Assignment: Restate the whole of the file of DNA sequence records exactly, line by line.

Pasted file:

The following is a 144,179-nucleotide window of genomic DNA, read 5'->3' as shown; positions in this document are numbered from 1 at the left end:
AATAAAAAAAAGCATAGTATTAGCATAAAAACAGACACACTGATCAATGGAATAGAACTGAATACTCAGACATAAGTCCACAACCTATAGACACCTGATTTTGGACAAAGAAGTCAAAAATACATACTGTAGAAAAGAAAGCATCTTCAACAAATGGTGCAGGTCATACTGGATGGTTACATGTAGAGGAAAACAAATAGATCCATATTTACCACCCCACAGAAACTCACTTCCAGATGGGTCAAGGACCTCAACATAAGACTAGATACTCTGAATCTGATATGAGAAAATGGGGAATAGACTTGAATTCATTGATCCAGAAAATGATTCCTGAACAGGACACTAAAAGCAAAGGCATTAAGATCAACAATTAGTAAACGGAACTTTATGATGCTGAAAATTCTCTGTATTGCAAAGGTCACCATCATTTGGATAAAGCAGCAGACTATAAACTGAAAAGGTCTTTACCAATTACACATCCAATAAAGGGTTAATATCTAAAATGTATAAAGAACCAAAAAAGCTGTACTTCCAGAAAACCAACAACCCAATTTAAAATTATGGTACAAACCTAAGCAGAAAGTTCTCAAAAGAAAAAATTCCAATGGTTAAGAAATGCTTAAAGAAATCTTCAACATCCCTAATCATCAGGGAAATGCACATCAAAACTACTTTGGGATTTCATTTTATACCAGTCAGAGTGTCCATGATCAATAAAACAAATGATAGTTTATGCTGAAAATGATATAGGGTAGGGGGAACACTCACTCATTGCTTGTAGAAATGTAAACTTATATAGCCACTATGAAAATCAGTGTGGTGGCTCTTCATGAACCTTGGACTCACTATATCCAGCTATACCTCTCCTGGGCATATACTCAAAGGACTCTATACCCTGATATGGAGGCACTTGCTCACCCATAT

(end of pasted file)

The following is a 144,179-nucleotide window of genomic DNA, read 5'->3' as shown; positions in this document are numbered from 1 at the left end:
AATAAAAAAAAGCATAGTATTAGCATAAAAACAGACACACTGATCAATGGAATAGAACTGAATACTCAGACATAAGTCCACAACCTATAGACACCTGATTTTGGACAAAGAAGTCAAAAATACATACTGTAGAAAAGAAAGCATCTTCAACAAATGGTGCAGGTCATACTGGATGGTTACATGTAGAGGAAAACAAATAGATCCATATTTACCACCCCACAGAAACTCACTTCCAGATGGGTCAAGGACCTCAACATAAGACTAGATACTCTGAATCTGATATGAGAAAATGGGGAATAGACTTGAATTCATTGATCCAGAAAATGATTCCTGAACAGGACACTAAAAGCAAAGGCATTAAGATCAACAATTAGTAAACGGAACTTTATGATGCTGAAAATTCTCTGTATTGCAAAGGTCACCATCATTTGGATAAAGCAGCAGACTATAAACTGAAAAGGTCTTTACCAATTACACATCCAATAAAGGGTTAATATCTAAAATGTATAAAGAACCAAAAAAGCTGTACTTCCAGAAAACCAACAACCCAATTTAAAATTATGGTACAAACCTAAGCAGAAAGTTCTCAAAAGAAAAAATTCCAATGGTTAAGAAATGCTTAAAGAAATCTTCAACATCCCTAATCATCAGGGAAATGCACATCAAAACTACTTTGGGATTTCATTTTATACCAGTCAGAGTGTCCATGATCAATAAAACAAATGATAGTTTATGCTGAAAATGATATAGGGTAGGGGGAACACTCACTCATTGCTTGTAGAAATGTAAACTTATATAGCCACTATGAAAATCAGTGTGGTGGCTCTTCATGAACCTTGGACTCACTATATCCAGCTATACCTCTCCTGGGCATATACTCAAAGGACTCTATACCCTGATATGGAGGCACTTGCTCACCCATAT